An 'integral conservation policy' has been in operation for over 50 years but the Park has no management plan. Savanna fires, which maintain the fire-climax vegetation, have been managed in the past by the park authorities. The IUCN and WWF surveyed the gorillas to provide data needed to improve their preservation and the protection of their habitat. There were major ranger camps at Rwindi (central sector), Rumengabo (southern sector) and Matsura (northern sector) and approximately 50 guard posts throughout the park. The Park was managed from Kinshasa and Goma by the IZCN (later ICCN), an agency of parastatal status but institutionally weak. This was discussed by Verschuren (1988). The Park has been under siege and increasingly difficult to control since 1990, although the Southern sector, owing to good relations between the military and Park authorities and the help of the International Gorilla Conservation Program, has been less ravaged than the rest.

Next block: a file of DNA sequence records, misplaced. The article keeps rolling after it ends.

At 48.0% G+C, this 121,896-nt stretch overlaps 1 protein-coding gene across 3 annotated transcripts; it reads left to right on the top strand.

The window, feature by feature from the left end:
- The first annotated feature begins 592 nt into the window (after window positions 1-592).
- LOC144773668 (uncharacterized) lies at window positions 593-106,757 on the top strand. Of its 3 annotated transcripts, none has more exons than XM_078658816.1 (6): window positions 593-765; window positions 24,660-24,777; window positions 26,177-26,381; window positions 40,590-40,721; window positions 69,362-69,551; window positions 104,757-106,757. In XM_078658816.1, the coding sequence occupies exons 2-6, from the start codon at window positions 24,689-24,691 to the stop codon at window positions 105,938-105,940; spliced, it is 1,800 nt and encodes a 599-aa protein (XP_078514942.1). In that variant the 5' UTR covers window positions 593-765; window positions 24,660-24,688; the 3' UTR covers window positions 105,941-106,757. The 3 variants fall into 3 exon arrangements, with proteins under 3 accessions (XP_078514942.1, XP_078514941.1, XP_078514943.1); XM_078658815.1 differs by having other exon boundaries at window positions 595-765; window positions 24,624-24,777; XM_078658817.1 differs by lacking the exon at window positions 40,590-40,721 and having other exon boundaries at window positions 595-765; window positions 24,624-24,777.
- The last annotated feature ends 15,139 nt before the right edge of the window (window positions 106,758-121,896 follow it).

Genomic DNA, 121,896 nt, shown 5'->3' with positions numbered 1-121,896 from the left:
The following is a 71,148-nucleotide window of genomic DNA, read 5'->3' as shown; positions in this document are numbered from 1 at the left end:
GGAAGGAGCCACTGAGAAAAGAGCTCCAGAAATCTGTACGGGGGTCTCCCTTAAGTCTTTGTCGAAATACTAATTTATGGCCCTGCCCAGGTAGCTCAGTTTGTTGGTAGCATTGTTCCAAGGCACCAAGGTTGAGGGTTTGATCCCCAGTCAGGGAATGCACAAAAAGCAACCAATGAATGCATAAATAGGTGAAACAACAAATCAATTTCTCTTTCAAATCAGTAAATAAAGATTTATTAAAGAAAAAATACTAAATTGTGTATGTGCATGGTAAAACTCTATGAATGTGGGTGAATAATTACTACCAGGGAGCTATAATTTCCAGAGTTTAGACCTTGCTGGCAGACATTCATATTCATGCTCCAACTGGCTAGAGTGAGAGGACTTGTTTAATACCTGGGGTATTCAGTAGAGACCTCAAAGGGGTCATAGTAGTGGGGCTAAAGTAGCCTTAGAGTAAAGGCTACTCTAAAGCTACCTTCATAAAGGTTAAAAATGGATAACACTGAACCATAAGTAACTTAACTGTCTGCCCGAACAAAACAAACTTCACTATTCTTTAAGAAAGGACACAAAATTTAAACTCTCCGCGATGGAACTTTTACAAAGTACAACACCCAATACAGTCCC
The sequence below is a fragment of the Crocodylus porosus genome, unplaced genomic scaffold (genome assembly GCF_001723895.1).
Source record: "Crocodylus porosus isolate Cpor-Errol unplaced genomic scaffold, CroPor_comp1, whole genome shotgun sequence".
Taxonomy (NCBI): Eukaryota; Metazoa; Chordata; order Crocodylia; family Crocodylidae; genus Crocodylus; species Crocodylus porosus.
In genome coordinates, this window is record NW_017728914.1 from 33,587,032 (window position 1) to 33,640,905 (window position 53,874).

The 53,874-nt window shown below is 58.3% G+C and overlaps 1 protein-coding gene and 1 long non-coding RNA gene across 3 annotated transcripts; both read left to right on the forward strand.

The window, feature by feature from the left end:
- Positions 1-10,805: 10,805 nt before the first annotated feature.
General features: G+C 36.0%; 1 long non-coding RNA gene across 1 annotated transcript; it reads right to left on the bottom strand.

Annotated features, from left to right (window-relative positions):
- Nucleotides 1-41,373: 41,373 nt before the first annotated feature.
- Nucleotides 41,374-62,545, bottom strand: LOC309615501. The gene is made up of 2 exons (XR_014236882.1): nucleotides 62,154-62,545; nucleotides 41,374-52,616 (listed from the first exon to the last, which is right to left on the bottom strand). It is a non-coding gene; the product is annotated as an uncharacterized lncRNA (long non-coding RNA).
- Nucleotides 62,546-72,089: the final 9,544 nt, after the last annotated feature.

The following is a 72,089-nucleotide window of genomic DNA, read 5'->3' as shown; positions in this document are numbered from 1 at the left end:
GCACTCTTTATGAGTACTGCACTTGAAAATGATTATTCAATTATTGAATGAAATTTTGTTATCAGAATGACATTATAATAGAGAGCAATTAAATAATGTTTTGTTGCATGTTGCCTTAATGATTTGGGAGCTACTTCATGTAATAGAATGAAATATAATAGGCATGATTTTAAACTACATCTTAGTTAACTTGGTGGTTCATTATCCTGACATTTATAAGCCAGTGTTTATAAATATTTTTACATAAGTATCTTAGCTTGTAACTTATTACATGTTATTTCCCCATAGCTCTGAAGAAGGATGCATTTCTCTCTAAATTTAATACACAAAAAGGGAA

The Park is densely surrounded by a very poor and widely unemployed population which covets its potential agricultural land and is strongly opposed to the Park authorities: its staff have little equipment and low motivation and morale. Since the Rwandan civil war, 1990-1994 and the civil unrest in former Zaire from 1996 on the Park has been ravaged by soldiery. Some 95% of its boundaries are now in densely cultivated land and in many places no longer clearly marked. The increasing pressure of population and scarcity of land has exacerbated ethnic discord and disrupted animal migration patterns. Between July 1994 and September 1996, some 1.5 to 2 million Rwandans took refuge in Zaire, about half of them near Goma, which effectually transferred the war to Zaire. Five refugee camps were sited by UNHCR and NGOs within or next to the park without sufficient regard to conserving the environment. Commercial exploitation was even encouraged by some non-governmental organizations (NGOs) on humanitarian grounds. The southern sector of the Park came under the control of the Rwandan Rassemblement Congolais pour la Democratie (RCD Goma). The northern and north central sectors came under the control of two splinter RCD groups later merged with the Ugandan army backed Front de Liberation du Congo (FLC).